Syntactic priming in illiterate and literate older Chinese adults

Hu, Y., Lv, Q., Pascual, E., Liang, J., & Huettig, F. (2021). Syntactic priming in illiterate and literate older Chinese adults. Journal of Cultural Cognitive Science, 5, 267-286. doi:10.1007/s41809-021-00082-9.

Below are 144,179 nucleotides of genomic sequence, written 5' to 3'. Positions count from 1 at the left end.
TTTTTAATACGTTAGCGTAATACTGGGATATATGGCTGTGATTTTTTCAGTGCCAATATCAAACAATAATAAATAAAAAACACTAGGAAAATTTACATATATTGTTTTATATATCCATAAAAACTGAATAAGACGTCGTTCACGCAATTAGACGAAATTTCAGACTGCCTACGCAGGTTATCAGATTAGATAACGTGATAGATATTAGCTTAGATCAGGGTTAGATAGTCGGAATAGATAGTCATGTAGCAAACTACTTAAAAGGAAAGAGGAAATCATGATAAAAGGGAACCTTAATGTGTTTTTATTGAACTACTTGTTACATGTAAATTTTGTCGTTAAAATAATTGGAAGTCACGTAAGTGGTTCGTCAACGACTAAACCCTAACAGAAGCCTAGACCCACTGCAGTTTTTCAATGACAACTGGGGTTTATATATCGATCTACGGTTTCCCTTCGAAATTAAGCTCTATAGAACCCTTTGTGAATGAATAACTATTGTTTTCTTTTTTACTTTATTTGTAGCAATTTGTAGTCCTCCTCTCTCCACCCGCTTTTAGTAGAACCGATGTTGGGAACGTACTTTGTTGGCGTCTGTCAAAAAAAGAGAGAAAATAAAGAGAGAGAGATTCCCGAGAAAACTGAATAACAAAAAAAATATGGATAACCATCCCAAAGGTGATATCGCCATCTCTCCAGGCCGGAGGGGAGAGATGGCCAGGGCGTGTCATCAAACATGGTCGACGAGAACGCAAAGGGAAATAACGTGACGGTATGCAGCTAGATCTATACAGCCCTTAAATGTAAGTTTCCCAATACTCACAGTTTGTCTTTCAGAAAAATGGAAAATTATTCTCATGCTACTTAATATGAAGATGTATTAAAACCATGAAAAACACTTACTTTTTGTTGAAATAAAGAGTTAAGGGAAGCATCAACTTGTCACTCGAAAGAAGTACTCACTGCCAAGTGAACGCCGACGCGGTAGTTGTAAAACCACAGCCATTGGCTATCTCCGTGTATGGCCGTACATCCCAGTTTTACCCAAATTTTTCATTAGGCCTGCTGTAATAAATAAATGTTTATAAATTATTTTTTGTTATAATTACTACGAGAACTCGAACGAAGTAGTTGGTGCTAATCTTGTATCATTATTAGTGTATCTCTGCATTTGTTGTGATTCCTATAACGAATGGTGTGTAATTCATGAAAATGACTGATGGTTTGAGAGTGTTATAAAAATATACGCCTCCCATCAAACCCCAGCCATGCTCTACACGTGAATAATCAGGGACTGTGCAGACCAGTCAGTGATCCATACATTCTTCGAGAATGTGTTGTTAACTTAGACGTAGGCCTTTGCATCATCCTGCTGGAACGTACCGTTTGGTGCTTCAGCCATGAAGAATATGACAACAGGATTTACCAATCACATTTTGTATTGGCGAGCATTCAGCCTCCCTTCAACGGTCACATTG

Does life-long literacy experience modulate syntactic priming in spoken language processing? Such a postulated influence is compatible with usage-based theories of language processing that propose that all linguistic skills are a function of accumulated experience with language across life. Here we investigated the effect of literacy experience on syntactic priming in Mandarin in sixty Chinese older adults from Hebei province. Thirty participants were completely illiterate and thirty were literate Mandarin speakers of similar age and socioeconomic background. We first observed usage differences: literates produced robustly more prepositional object (PO) constructions than illiterates. This replicates, with a different sample, language, and cultural background, previous findings that literacy experience affects (baseline) usage of PO and DO transitive alternates. We also observed robust syntactic priming for double-object (DO), but not prepositional-object (PO) dative alternations for both groups. The magnitude of this DO priming however was higher in literates than in illiterates. We also observed that cumulative adaptation in syntactic priming differed as a function of literacy. Cumulative syntactic priming in literates appears to be related mostly to comprehending others, whereas in illiterates it is also associated with repeating self-productions. Further research is needed to confirm this interpretation.
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